school year, when the finished and
revised copy will be submitted to
the committee for publication.
Tod says that shine
tickets bought now ate
g o o d until summer.
The prices of the tick
It) shiurs Dil.O.)
5 shines. .50
Two-tone shoes are
shifted for 25c. or two
punches ou a ticket.
SHOE SHINING f
"Toil i’leasos Everybody” i
Across from Sigma t'iii t
THEODORE RADIOS «
Loses Big Game
‘i Touchdown Handicap
Proves Too Much
Erdley Scores for Greens
With Long Pass
fr.tinVi / '
proved too much for Woodie
Archer and his cohorts, and they
were beaten, 28 to 6, by the “op!
position” in yesterday's “bloody
Friday” footbali game.
Though the score seems large
only two tallies were made during
the game, one touchdown being
scored by each team and the “op
position's” convert was good.
There was some dispute as to
whether or not there was a touch
down scored when Jack Erdley ran
past Archer’s team and caught a
pass for the score. Referee Shy
Huntington declared a touchdown
had been scored while Doc Spears,
who was standing close *to the
play, said Erdley was over the end
zone when he connected with the
pass. However, in this case Hunt
ington's word carried more weight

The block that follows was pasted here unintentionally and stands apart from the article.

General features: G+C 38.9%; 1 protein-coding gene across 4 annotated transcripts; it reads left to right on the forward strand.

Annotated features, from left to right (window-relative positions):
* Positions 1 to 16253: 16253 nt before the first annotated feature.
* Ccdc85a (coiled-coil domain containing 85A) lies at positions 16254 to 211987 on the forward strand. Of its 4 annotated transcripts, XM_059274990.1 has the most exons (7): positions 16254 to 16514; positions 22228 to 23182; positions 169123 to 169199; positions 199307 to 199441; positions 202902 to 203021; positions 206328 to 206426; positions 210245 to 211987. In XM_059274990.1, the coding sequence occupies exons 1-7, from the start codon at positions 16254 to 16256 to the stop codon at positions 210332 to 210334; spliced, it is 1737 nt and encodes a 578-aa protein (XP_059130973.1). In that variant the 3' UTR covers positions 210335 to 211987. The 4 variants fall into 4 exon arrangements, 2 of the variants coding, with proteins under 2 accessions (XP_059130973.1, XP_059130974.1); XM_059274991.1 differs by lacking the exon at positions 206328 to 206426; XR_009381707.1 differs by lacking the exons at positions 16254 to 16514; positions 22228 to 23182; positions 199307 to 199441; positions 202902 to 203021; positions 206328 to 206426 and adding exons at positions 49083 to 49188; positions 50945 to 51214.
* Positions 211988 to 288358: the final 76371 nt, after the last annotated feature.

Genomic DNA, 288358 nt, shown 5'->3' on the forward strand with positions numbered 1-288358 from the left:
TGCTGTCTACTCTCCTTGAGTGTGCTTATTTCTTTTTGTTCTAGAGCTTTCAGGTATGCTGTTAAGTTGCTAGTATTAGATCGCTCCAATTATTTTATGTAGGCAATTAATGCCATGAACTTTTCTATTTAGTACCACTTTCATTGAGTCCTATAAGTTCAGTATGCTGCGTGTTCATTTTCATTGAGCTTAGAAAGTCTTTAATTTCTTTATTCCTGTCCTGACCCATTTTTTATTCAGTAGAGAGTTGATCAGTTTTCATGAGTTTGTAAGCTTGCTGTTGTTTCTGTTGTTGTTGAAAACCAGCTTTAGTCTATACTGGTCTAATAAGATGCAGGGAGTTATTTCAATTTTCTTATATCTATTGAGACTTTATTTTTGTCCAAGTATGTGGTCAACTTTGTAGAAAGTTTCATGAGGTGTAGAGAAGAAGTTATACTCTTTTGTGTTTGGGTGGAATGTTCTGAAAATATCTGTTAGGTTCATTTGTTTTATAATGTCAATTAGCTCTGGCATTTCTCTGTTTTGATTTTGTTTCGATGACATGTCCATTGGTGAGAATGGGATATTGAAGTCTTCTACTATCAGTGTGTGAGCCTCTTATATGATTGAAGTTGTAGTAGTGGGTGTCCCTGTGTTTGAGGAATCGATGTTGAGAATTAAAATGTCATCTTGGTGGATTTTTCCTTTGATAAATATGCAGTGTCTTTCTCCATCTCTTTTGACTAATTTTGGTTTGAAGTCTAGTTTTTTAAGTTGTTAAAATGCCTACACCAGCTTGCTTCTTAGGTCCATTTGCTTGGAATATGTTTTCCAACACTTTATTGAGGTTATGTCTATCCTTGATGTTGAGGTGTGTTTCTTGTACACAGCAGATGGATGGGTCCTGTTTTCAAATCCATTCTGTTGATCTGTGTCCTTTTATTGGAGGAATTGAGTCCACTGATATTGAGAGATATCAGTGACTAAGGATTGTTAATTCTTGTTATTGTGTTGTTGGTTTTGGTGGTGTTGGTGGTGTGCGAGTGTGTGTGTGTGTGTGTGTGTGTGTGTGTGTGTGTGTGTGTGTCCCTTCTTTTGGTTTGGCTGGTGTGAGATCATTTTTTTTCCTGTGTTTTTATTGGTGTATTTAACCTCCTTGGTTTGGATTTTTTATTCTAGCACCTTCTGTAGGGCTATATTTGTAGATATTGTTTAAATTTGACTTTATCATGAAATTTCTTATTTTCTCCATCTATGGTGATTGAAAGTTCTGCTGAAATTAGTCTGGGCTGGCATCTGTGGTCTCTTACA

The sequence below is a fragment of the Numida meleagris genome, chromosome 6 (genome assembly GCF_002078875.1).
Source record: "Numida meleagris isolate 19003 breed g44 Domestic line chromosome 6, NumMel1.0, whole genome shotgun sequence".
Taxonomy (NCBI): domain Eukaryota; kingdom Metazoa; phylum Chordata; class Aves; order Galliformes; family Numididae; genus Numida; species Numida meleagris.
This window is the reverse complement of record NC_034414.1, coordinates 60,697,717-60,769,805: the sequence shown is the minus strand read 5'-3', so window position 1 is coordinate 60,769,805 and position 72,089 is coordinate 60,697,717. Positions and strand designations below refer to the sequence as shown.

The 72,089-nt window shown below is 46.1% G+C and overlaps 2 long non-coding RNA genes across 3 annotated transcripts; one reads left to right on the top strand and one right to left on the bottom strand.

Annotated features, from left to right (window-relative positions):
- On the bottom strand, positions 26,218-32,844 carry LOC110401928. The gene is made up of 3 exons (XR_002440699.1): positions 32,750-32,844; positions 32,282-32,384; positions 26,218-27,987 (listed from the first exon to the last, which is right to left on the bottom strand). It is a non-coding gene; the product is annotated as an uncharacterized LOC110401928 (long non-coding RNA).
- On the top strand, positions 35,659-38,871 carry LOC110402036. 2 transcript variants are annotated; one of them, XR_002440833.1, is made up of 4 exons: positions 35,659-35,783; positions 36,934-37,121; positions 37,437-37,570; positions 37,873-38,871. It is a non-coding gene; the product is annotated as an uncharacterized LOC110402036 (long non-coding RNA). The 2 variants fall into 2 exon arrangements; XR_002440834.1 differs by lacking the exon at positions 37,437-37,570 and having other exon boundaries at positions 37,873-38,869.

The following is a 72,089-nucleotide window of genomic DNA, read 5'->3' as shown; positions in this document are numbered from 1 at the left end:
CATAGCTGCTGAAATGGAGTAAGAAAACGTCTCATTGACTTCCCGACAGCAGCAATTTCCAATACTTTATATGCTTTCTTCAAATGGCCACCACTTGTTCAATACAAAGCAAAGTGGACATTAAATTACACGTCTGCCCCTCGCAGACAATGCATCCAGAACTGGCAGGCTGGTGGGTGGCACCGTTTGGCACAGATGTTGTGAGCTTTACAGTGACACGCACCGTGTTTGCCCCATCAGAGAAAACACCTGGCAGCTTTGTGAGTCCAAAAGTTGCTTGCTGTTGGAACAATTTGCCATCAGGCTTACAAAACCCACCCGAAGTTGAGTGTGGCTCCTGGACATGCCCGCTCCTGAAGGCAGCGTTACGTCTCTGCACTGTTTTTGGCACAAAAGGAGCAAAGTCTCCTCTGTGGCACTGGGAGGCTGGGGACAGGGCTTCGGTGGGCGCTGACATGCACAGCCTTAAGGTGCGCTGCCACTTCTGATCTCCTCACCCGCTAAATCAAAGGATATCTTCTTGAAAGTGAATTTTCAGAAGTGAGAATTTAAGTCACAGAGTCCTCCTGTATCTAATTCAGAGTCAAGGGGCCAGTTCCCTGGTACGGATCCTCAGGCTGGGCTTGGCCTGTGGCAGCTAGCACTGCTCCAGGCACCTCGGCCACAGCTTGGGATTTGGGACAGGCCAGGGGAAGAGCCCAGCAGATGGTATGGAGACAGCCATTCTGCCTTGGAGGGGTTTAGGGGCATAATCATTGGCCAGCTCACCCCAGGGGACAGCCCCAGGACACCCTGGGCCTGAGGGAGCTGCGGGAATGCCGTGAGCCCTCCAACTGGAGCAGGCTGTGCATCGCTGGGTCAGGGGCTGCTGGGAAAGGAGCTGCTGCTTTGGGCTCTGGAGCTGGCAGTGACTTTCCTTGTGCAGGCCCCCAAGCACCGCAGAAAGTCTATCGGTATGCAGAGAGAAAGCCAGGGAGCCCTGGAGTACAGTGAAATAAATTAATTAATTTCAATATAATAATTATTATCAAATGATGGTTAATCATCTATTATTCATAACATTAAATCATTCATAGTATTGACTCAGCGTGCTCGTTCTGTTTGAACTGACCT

than the “doctor's” who at that
moment was a mere spectator.
Spurred on by a substantial
lead which had been presented to
them before the game, the “oppo
sition” fought from the opening
whistle and Archer's team—we
will call them the Reds—had a
hard time keeping the score down.
The Reds, however, proved that
they could fight when the Greens
had advanced the ball to the 10
yard line and after three attempts
to gain were forced back to the
20-yard line. It was on the next
play that the disputed pass ac
counted for a score.
Hard fought though yesterday’s
game was, it was a cleaner fray
than that of the previous Friday.
In the first encounter a spirit of
rivalry, not approached in this
contest, was present and a great
deal of personal dispute entered in.
The passing attack which ac
counted for two scores for the